Imagine if, when the president addressed the nation in those early, frightening days of March 2020, he had announced the launch of a user-friendly digital hub for citizens to access critical government services related to Covid-19. The site and corresponding iOS and Android apps would seamlessly integrate the latest Covid data and content from multiple federal agencies, hospitals nationwide, and private sector companies.
It would be accessible to all Americans—supporting 62 languages, and those with visual disabilities or limited internet access would have a phone number they could call to speak to a knowledgeable representative with no wait time. You could easily find the latest data on confirmed cases, study interactive animations of how the virus spreads, search for the hours and location of your nearest testing site, schedule a test, file for an SBA loan, and check on your loan approval status in the queue.
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The hub would integrate with state and local websites to keep you aware of the latest mandates from your governor and county officials. Today, you’d be able to schedule a vaccine appointment for you and your family through the site. Throughout the pandemic, you’d check the site daily, building your confidence in the government’s response efforts and its ability to protect your safety.
A site with these features is not at all out of reach technologically. And yet, the federal government has provided no such resource for the American people.
As the vaccination effort continues across the country, reports of the buggy and confusing websites needlessly slowing down the process have emerged. Rapid distribution of urgently needed medical supplies, loans for small businesses, stimulus checks, and unemployment benefits have similarly been delayed by the government’s continued use of outdated technology and confusing digital resources. Our nation’s failure to invest in federal and state information technology has severely restricted our ability to effectively respond to the Covid-19 crisis. That’s why the country needs a new federal officer in charge of the American citizen’s digital experience—a chief experience officer of the United States.
The world’s most successful technology companies have shown us just how vital the role of design is in the process of innovation. In fact, it’s nearly impossible to build a successful digital business without design and customer experience at its core. You won’t find a company road map that doesn’t have it—except, apparently, the US governments.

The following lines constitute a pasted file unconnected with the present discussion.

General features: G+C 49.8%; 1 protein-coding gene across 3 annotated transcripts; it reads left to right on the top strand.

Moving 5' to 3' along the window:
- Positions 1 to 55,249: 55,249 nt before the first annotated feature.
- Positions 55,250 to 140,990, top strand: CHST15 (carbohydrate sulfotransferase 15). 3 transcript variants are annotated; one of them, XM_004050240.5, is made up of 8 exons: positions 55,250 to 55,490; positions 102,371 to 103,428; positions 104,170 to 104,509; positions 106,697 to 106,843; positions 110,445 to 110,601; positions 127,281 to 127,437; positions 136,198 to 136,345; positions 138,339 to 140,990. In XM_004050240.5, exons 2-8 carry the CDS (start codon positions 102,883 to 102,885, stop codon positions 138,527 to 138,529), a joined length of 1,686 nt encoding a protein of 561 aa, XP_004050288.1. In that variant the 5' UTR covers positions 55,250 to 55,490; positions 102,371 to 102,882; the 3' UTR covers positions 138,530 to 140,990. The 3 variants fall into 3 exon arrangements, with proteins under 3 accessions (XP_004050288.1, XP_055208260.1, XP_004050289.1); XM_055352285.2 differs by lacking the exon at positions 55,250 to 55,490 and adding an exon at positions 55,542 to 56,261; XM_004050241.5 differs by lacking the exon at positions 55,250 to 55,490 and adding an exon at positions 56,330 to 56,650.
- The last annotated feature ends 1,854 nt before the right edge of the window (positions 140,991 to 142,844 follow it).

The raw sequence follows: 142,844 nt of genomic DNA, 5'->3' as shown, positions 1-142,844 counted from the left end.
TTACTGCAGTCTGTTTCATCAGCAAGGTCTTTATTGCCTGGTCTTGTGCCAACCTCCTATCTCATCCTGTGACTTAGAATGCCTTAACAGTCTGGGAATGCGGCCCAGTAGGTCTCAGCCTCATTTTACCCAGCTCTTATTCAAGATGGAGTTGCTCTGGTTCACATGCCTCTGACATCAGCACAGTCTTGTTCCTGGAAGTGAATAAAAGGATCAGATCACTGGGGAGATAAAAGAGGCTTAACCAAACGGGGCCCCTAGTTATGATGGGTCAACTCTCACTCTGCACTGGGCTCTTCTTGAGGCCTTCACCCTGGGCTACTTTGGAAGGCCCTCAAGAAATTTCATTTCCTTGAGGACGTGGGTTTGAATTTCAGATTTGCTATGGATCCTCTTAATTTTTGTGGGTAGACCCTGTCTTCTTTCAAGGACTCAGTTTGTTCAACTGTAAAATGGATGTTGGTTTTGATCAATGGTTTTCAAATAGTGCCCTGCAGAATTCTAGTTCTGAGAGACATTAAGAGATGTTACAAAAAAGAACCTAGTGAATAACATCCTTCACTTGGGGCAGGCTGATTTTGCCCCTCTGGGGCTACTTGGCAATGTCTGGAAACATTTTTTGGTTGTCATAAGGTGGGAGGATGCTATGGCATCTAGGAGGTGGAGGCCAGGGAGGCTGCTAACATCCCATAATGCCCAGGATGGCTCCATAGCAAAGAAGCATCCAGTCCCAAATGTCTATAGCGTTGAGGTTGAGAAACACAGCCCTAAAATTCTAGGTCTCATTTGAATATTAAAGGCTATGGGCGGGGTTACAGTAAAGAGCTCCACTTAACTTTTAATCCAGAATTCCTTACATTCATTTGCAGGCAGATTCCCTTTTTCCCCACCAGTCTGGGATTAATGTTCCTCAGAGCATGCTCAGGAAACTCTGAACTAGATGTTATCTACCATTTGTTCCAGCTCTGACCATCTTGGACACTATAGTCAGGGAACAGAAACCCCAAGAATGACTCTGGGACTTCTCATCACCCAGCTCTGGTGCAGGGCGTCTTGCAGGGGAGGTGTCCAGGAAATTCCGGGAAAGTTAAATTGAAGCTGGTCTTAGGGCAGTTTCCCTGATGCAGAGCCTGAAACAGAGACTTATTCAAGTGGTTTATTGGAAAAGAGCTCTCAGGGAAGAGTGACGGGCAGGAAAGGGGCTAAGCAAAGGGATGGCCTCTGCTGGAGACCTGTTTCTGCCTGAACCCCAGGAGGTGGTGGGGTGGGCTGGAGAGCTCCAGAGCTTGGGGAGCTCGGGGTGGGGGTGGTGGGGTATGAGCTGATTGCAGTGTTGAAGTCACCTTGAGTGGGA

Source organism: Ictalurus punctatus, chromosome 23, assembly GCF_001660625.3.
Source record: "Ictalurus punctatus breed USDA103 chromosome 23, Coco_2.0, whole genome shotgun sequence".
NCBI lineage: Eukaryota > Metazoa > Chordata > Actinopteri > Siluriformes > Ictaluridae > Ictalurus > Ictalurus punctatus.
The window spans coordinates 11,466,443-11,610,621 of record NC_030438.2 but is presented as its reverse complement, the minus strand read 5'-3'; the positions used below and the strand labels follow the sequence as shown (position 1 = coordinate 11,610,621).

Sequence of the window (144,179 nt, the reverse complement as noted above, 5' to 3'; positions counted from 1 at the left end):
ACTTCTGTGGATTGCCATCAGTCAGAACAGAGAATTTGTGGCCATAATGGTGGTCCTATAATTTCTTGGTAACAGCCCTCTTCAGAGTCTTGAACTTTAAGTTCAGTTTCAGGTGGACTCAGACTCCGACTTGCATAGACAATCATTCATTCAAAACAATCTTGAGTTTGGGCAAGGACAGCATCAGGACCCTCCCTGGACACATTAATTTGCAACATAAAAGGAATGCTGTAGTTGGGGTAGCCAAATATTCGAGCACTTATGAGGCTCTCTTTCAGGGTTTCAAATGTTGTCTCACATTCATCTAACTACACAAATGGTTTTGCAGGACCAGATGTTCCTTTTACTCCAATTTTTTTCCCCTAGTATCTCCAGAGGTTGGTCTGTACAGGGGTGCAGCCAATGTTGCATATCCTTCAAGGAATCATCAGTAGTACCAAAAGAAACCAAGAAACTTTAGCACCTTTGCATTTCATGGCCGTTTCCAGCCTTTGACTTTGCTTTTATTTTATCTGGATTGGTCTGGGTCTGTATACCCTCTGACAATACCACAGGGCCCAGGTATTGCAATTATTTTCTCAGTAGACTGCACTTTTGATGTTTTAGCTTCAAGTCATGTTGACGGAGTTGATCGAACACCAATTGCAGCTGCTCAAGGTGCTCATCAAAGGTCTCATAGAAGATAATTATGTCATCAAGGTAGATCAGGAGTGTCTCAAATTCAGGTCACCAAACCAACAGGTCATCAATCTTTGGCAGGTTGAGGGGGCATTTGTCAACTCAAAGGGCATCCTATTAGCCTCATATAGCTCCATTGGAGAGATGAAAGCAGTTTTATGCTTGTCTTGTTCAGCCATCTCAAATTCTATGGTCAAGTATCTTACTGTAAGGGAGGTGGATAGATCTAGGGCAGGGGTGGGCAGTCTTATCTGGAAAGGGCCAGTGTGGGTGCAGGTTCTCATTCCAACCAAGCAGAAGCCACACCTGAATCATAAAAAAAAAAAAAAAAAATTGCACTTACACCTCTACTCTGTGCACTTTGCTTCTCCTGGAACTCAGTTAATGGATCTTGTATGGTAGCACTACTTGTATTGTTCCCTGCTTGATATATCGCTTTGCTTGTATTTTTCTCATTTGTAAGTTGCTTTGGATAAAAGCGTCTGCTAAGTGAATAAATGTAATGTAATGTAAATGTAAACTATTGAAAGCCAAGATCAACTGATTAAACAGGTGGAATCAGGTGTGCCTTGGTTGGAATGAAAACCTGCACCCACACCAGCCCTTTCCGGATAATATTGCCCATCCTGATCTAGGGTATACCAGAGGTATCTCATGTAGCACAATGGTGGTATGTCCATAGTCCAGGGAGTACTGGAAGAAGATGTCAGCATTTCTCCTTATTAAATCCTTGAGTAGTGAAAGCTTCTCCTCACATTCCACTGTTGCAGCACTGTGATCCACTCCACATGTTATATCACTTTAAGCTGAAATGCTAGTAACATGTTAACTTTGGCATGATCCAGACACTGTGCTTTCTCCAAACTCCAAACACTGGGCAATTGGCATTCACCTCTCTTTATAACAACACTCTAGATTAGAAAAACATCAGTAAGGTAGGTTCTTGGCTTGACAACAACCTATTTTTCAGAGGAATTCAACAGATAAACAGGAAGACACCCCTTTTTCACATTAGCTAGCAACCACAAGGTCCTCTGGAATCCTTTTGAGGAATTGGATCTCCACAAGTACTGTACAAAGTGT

The market research firm Forrester tracks customer experience and satisfaction across the private sector and the federal government. Not surprisingly, the government consistently underperforms the private sector. The average customer experience (CX) scores across federal agencies were just 61.1 out of 100 in 2020. In other words, the percentage of people who thought federal services were easy to use was equivalent to the percentage of customers who enjoy the inflight experience on aeroplanes.
A prime example of this was the Centers for Disease Control’s website, CDC.gov/coronavirus, which required users to painstakingly click through 115 navigation links when searching for answers. This was one of several inconsistent, visually complex, and hard-to-navigate government websites that left Americans uncertain, confused, and fearful. The adverse effect of these sites’ ineffectiveness was compounded by the administration’s delayed, decentralized, and uncoordinated response to the pandemic.
Design and user experience are not policy priorities for most agencies, but they should be. Now more than ever, digital services are critical to our national infrastructure. They are essential tools for continuing our response and recovery to the economic and health crises. The internet is the primary source of information for most Americans. In March 2020, the Centers for Disease Control’s website received over a billion page views, more than 10 times the amount in the same month in 2019.
Investing in better digital infrastructure is the most efficient and cost-effective means to improve the delivery of government services to the American people. For example, the administration promised 20 million Americans would be vaccinated before the end of 2020. But so far, Operation Warp Speed has distributed about 14 million vaccine doses, of which only about 4 million were used before the new year. The White House used the full resources of the federal government to distribute the vaccines but not to administer them.
The difficult work of outreach and coordinating appointments was relegated to overburdened hospitals, local public health departments, and state governments. Even the reporting of these health statistics has been behind schedule. How is it that, in the middle of a national health crisis, Amazon can track inventory in its warehouses in real-time while CDC’s vaccine numbers lagged for more than a week?